Abstracts: April 6th, 2009

The UK will only be able to pay for future social care for older people by introducing a radical new ‘combined’ social insurance scheme according to a report from the think tank New Local Government Network.

It is expected over two million extra people will need care by the middle of the 21st century, however state funding for social care is currently growing at a much slower rate than the population explosion among older people demands. Health experts have predicted that the UK is heading for a funding gap of 6bn pounds within two decades unless the system is changed. The Government is expected to publish a new Social Care Green Paper within the next few months.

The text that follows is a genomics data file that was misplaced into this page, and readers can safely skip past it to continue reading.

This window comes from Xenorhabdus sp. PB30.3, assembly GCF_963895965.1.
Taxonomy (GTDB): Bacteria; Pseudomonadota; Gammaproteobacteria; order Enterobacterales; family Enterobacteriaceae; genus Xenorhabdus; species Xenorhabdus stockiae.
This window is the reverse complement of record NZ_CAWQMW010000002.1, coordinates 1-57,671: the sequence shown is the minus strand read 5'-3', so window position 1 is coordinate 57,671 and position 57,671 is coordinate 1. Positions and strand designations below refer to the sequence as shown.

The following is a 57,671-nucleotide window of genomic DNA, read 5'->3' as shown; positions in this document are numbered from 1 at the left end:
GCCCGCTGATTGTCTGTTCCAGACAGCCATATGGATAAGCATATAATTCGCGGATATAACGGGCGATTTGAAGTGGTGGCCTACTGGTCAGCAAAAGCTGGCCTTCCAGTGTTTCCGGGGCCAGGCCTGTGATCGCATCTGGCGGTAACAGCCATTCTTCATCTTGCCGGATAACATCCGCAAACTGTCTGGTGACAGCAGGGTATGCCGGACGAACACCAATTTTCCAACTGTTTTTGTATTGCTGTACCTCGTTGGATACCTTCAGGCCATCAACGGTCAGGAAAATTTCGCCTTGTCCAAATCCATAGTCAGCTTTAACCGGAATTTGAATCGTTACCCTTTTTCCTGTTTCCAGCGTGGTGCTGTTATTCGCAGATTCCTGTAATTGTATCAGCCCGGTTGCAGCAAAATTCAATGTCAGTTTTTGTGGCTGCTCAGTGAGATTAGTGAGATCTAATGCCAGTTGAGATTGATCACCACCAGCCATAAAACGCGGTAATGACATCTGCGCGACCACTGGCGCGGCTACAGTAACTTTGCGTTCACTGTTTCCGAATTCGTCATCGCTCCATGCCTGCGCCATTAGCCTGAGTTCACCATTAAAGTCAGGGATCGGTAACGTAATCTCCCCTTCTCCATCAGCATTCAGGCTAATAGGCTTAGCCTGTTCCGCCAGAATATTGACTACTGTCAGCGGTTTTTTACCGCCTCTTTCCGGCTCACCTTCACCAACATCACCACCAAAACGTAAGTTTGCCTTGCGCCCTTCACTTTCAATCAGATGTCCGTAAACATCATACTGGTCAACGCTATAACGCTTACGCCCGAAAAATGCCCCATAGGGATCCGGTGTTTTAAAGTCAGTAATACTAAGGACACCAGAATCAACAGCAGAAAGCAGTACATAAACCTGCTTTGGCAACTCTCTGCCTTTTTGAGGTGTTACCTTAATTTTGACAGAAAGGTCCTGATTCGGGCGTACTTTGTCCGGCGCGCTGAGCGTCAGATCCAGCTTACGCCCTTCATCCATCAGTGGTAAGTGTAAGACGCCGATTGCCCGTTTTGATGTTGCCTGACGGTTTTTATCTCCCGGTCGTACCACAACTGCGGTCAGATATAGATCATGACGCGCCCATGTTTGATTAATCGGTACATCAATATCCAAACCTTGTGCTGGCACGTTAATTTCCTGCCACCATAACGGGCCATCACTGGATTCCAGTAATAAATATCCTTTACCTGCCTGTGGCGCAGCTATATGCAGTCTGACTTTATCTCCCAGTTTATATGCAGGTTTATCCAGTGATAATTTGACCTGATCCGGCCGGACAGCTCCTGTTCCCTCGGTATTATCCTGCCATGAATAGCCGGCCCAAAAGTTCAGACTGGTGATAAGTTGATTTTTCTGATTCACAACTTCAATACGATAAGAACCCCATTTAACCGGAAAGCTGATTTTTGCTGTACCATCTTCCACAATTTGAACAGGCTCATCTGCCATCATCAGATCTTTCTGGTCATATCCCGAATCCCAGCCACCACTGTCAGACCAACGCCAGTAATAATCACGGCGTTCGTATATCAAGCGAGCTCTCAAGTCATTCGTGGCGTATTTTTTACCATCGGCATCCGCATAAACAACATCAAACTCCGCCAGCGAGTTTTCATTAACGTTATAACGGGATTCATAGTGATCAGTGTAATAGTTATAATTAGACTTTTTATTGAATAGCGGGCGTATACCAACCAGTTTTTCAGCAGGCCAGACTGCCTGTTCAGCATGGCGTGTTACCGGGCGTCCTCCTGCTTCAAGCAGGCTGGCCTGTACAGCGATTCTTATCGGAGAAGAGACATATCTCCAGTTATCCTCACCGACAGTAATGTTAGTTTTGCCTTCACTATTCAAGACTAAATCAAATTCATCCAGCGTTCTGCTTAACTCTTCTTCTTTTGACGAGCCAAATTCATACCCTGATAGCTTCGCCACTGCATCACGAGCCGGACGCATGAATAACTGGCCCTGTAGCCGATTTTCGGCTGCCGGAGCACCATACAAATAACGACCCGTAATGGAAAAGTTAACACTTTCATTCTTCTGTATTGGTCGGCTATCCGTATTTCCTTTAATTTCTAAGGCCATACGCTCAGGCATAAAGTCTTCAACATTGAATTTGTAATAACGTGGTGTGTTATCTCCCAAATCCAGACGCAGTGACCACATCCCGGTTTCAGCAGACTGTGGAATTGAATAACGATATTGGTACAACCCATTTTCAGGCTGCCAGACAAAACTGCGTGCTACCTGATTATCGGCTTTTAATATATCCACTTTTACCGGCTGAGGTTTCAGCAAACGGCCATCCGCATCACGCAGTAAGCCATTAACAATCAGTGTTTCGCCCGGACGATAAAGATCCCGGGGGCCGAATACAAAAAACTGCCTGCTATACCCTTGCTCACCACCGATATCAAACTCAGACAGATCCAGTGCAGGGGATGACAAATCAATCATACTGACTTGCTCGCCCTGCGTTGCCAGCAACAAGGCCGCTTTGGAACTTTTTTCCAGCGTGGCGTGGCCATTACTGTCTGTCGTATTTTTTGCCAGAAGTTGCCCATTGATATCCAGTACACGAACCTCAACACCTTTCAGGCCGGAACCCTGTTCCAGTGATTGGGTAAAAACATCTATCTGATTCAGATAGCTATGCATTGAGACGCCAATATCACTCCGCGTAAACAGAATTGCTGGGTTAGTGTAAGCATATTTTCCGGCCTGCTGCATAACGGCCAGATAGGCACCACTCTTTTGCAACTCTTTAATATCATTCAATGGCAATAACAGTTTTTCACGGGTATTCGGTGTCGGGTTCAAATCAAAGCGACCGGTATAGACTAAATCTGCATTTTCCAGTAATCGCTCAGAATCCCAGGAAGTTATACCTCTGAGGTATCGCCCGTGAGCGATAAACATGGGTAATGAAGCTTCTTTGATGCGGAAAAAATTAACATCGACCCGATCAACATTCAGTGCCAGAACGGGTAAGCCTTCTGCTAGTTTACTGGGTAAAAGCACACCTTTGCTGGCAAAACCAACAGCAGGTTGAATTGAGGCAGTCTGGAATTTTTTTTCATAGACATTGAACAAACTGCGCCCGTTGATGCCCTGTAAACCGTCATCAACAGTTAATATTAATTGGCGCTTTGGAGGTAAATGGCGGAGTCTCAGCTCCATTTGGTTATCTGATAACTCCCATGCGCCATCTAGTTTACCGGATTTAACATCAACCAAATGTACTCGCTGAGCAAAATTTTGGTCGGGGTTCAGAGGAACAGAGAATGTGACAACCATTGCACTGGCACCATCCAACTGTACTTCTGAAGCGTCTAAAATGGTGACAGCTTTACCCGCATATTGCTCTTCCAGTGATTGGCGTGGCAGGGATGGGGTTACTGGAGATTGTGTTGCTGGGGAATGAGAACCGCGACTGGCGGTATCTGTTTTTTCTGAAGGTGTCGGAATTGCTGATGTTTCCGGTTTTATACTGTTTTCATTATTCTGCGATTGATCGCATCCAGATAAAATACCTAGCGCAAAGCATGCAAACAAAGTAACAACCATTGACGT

The report argues that local government must remain in the driving seat when commissioning care services and facilities for older people, but that the current local funding strains are unsustainable in their present state. With too many frail elderly people being forced to sell and move out of their homes, a nationwide ‘combined social insurance’ offer is needed to pay for a higher quality of care for Britain’s ageing population.

The proposed social insurance scheme would be based on citizens making gradual contributions over the course of their working lives, with regular contributions added to a hypothecated social insurance fund. This scheme may be funded solely on worker contributions or on a national insurance basis with contributions from both workers and employers. Similar scenes already exist in Germany and the Netherlands.

Better with age is available from the NLGN.